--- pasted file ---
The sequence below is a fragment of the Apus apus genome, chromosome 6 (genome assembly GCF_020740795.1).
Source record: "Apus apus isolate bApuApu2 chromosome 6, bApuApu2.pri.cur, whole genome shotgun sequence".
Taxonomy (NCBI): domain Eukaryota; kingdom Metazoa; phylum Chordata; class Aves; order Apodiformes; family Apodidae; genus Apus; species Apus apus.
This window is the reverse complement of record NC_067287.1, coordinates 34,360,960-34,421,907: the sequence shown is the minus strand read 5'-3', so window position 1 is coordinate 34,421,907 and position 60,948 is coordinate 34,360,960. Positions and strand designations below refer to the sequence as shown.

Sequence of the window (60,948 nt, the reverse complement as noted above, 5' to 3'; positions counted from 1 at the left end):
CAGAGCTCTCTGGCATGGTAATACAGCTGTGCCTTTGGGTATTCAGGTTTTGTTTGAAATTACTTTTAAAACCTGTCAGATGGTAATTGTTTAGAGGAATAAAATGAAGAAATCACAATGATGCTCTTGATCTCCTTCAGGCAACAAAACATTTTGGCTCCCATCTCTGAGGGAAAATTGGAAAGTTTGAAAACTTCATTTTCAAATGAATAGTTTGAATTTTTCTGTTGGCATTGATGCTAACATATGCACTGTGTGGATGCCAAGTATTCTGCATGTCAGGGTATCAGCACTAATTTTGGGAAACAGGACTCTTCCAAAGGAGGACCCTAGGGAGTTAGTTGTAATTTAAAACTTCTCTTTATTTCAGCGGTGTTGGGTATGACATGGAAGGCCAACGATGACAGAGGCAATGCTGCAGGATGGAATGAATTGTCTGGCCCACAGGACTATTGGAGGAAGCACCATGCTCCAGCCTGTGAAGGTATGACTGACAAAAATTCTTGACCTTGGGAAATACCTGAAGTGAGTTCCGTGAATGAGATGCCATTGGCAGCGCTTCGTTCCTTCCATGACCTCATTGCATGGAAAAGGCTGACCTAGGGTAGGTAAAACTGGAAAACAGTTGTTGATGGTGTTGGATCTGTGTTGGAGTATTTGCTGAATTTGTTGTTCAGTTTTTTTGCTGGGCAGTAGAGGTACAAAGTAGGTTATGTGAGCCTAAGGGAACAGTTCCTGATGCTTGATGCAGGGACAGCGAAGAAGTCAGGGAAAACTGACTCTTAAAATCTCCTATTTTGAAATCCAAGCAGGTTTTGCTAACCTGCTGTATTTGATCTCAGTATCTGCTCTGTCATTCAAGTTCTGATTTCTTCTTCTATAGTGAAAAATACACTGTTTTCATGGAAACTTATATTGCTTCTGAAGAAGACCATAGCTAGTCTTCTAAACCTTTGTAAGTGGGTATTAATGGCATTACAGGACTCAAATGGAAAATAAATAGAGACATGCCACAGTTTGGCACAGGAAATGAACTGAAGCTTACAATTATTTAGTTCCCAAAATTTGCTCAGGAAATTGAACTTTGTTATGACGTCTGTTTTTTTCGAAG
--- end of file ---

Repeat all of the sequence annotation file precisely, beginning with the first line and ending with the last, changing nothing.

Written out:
The sequence below is a fragment of the Apus apus genome, chromosome 6 (genome assembly GCF_020740795.1).
Source record: "Apus apus isolate bApuApu2 chromosome 6, bApuApu2.pri.cur, whole genome shotgun sequence".
Taxonomy (NCBI): domain Eukaryota; kingdom Metazoa; phylum Chordata; class Aves; order Apodiformes; family Apodidae; genus Apus; species Apus apus.
This window is the reverse complement of record NC_067287.1, coordinates 34,360,960-34,421,907: the sequence shown is the minus strand read 5'-3', so window position 1 is coordinate 34,421,907 and position 60,948 is coordinate 34,360,960. Positions and strand designations below refer to the sequence as shown.

Sequence of the window (60,948 nt, the reverse complement as noted above, 5' to 3'; positions counted from 1 at the left end):
CAGAGCTCTCTGGCATGGTAATACAGCTGTGCCTTTGGGTATTCAGGTTTTGTTTGAAATTACTTTTAAAACCTGTCAGATGGTAATTGTTTAGAGGAATAAAATGAAGAAATCACAATGATGCTCTTGATCTCCTTCAGGCAACAAAACATTTTGGCTCCCATCTCTGAGGGAAAATTGGAAAGTTTGAAAACTTCATTTTCAAATGAATAGTTTGAATTTTTCTGTTGGCATTGATGCTAACATATGCACTGTGTGGATGCCAAGTATTCTGCATGTCAGGGTATCAGCACTAATTTTGGGAAACAGGACTCTTCCAAAGGAGGACCCTAGGGAGTTAGTTGTAATTTAAAACTTCTCTTTATTTCAGCGGTGTTGGGTATGACATGGAAGGCCAACGATGACAGAGGCAATGCTGCAGGATGGAATGAATTGTCTGGCCCACAGGACTATTGGAGGAAGCACCATGCTCCAGCCTGTGAAGGTATGACTGACAAAAATTCTTGACCTTGGGAAATACCTGAAGTGAGTTCCGTGAATGAGATGCCATTGGCAGCGCTTCGTTCCTTCCATGACCTCATTGCATGGAAAAGGCTGACCTAGGGTAGGTAAAACTGGAAAACAGTTGTTGATGGTGTTGGATCTGTGTTGGAGTATTTGCTGAATTTGTTGTTCAGTTTTTTTGCTGGGCAGTAGAGGTACAAAGTAGGTTATGTGAGCCTAAGGGAACAGTTCCTGATGCTTGATGCAGGGACAGCGAAGAAGTCAGGGAAAACTGACTCTTAAAATCTCCTATTTTGAAATCCAAGCAGGTTTTGCTAACCTGCTGTATTTGATCTCAGTATCTGCTCTGTCATTCAAGTTCTGATTTCTTCTTCTATAGTGAAAAATACACTGTTTTCATGGAAACTTATATTGCTTCTGAAGAAGACCATAGCTAGTCTTCTAAACCTTTGTAAGTGGGTATTAATGGCATTACAGGACTCAAATGGAAAATAAATAGAGACATGCCACAGTTTGGCACAGGAAATGAACTGAAGCTTACAATTATTTAGTTCCCAAAATTTGCTCAGGAAATTGAACTTTGTTATGACGTCTGTTTTTTTCGAAG